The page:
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Operative Technique |

Perineal Dissection of Synchronous Abdominoperineal Resection of the Rectum:  An Anatomical Description

Vijay P. Khatri, MD; Miguel A. Rodriguez-Bigas, MD; Nicholas J. Petrelli, MD
Arch Surg. 2003;138(5):553-559. doi:10.1001/archsurg.138.5.553.
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Abdominoperineal resection (APR) has remained the gold standard for management of distal rectal adenocarcinoma since the original description by W. Ernest Miles in 1908.1 The classic Miles procedure involved a 1-team approach: after the initial abdominal mobilization of the rectosigmoid colon, the patient was placed in the left lateral position for the perineal proctectomy. Lloyd-Davies2 described the currently popular synchronous, combined approach in 1939 after Devine3 introduced adjustable stirrups to place the patient in the lithotomy position. Several modifications of the Lloyd-Davies APR procedure have been described through the years, but the basic principles espoused by Miles remain unchanged.4

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Figures

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Figure 1.

Coronal cross-section of the pelvis. The various fascial linings in relation to the levator ani and the obturator internus muscles are seen. The common anatomical landmarks in the anorectal region are also demonstrated. The broad arrow in the center of the figure indicates the plane of dissection during the perineal dissection and the structures that are encountered.

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Figure 2.

Sagittal anatomy of the pelvis demonstrating that after the anococcygeal raphe is incised, the strong Waldeyer fascia needs to be divided to gain access to the presacral space.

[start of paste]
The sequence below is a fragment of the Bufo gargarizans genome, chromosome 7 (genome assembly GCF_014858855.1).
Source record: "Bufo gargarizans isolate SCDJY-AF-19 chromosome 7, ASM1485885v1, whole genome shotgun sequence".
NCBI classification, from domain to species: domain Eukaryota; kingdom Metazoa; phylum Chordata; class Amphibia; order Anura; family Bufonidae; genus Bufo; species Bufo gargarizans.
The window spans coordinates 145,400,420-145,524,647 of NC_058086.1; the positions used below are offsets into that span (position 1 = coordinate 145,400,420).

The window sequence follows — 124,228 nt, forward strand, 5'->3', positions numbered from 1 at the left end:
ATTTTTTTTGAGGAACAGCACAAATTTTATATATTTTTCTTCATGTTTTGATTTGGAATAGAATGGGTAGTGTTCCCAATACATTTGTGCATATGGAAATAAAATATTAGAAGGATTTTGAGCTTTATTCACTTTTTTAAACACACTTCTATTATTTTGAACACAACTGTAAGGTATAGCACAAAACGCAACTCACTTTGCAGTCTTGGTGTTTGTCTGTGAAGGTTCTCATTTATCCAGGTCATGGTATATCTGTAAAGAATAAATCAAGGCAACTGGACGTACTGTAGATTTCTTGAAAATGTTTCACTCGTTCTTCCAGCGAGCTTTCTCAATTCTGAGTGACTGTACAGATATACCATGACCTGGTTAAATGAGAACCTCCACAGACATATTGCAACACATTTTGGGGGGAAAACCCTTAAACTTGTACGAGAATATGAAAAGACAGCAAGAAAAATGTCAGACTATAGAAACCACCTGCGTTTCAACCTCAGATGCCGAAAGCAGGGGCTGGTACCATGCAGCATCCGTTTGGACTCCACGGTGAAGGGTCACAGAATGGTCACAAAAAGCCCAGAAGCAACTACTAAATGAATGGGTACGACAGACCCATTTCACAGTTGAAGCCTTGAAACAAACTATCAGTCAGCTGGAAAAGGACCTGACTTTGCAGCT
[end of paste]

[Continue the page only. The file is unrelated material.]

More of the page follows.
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Figure 3.

Inferior view (surgeon's actual view during perineal dissection). A, The superficial external sphincter has been divided to reveal the intimate relation of the deep external sphincter, with the puborectalis seen during deeper dissection into the pelvis. B, More superficially, the 3 components of the external sphincter and the ischiococcygeus/pubococcygeus part of the levator ani are demonstrated.

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Figure 4.

The almost vertically running fibers of puborectalis are severed from the side by working from above and downward (arrow). The close relationship of the puborectalis to the prostate is shown. Inset, the rectum is sharply angulated by the U-shaped puborectalis sling. The arrow indicates the direction of division of the puborectalis.

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Figure 5.

A, Key surface landmarks. Shown are the perineal body (PB), right and left ischial tuberosity (IT), and the coccyx (C) with the elliptical incision. B, A crescent-shaped incision is made to divide the anococcygeal raphe.

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Figure 6.

A, Posteriorly, the tough Waldeyer fascia has to be sharply incised to enter the correct plane of dissection. B, Two fingers are passed beneath the levator to hook the iliococcygeus muscle, which is then divided.

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